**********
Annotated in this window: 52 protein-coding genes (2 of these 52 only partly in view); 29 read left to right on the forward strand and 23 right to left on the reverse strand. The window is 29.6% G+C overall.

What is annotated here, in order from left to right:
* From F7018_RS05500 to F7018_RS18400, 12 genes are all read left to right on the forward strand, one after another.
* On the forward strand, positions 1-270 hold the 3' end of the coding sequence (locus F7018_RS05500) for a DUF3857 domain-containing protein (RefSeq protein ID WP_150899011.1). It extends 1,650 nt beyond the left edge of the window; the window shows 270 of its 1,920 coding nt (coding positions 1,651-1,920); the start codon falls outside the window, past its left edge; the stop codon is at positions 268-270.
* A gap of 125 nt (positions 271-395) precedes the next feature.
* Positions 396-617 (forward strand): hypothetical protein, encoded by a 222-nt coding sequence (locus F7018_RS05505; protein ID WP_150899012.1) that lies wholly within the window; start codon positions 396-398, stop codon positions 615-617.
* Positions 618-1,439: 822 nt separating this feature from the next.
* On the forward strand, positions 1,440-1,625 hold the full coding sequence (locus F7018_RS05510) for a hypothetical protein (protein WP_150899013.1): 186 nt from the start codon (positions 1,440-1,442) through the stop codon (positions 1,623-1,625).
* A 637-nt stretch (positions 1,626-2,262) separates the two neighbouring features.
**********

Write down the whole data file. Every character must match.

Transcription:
Annotated in this window: 52 protein-coding genes (2 of these 52 only partly in view); 29 read left to right on the forward strand and 23 right to left on the reverse strand. The window is 29.6% G+C overall.

What is annotated here, in order from left to right:
* From F7018_RS05500 to F7018_RS18400, 12 genes are all read left to right on the forward strand, one after another.
* On the forward strand, positions 1-270 hold the 3' end of the coding sequence (locus F7018_RS05500) for a DUF3857 domain-containing protein (RefSeq protein ID WP_150899011.1). It extends 1,650 nt beyond the left edge of the window; the window shows 270 of its 1,920 coding nt (coding positions 1,651-1,920); the start codon falls outside the window, past its left edge; the stop codon is at positions 268-270.
* A gap of 125 nt (positions 271-395) precedes the next feature.
* Positions 396-617 (forward strand): hypothetical protein, encoded by a 222-nt coding sequence (locus F7018_RS05505; protein ID WP_150899012.1) that lies wholly within the window; start codon positions 396-398, stop codon positions 615-617.
* Positions 618-1,439: 822 nt separating this feature from the next.
* On the forward strand, positions 1,440-1,625 hold the full coding sequence (locus F7018_RS05510) for a hypothetical protein (protein WP_150899013.1): 186 nt from the start codon (positions 1,440-1,442) through the stop codon (positions 1,623-1,625).
* A 637-nt stretch (positions 1,626-2,262) separates the two neighbouring features.